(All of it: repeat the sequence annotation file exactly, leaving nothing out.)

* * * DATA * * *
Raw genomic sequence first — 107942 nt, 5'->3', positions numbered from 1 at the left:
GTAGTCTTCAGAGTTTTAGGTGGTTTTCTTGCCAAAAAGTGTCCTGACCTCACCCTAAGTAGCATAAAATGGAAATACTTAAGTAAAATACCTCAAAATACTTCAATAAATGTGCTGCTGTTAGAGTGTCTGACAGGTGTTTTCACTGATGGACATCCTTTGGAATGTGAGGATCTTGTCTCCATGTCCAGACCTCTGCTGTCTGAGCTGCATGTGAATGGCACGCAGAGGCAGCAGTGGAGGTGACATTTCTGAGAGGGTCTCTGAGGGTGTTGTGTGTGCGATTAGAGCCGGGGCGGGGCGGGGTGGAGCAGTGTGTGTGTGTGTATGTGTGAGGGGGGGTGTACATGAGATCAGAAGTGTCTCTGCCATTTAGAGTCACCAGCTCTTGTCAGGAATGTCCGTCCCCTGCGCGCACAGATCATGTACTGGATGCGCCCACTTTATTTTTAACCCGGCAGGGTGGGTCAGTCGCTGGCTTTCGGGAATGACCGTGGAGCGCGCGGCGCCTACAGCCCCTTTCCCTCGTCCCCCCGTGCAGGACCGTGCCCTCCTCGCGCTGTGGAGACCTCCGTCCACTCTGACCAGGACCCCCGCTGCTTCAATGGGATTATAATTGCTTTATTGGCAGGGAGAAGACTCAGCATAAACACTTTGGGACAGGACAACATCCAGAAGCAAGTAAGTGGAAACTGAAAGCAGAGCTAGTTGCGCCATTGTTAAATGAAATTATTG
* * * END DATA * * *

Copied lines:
Raw genomic sequence first — 107942 nt, 5'->3', positions numbered from 1 at the left:
GTAGTCTTCAGAGTTTTAGGTGGTTTTCTTGCCAAAAAGTGTCCTGACCTCACCCTAAGTAGCATAAAATGGAAATACTTAAGTAAAATACCTCAAAATACTTCAATAAATGTGCTGCTGTTAGAGTGTCTGACAGGTGTTTTCACTGATGGACATCCTTTGGAATGTGAGGATCTTGTCTCCATGTCCAGACCTCTGCTGTCTGAGCTGCATGTGAATGGCACGCAGAGGCAGCAGTGGAGGTGACATTTCTGAGAGGGTCTCTGAGGGTGTTGTGTGTGCGATTAGAGCCGGGGCGGGGCGGGGTGGAGCAGTGTGTGTGTGTGTATGTGTGAGGGGGGGTGTACATGAGATCAGAAGTGTCTCTGCCATTTAGAGTCACCAGCTCTTGTCAGGAATGTCCGTCCCCTGCGCGCACAGATCATGTACTGGATGCGCCCACTTTATTTTTAACCCGGCAGGGTGGGTCAGTCGCTGGCTTTCGGGAATGACCGTGGAGCGCGCGGCGCCTACAGCCCCTTTCCCTCGTCCCCCCGTGCAGGACCGTGCCCTCCTCGCGCTGTGGAGACCTCCGTCCACTCTGACCAGGACCCCCGCTGCTTCAATGGGATTATAATTGCTTTATTGGCAGGGAGAAGACTCAGCATAAACACTTTGGGACAGGACAACATCCAGAAGCAAGTAAGTGGAAACTGAAAGCAGAGCTAGTTGCGCCATTGTTAAATGAAATTATTG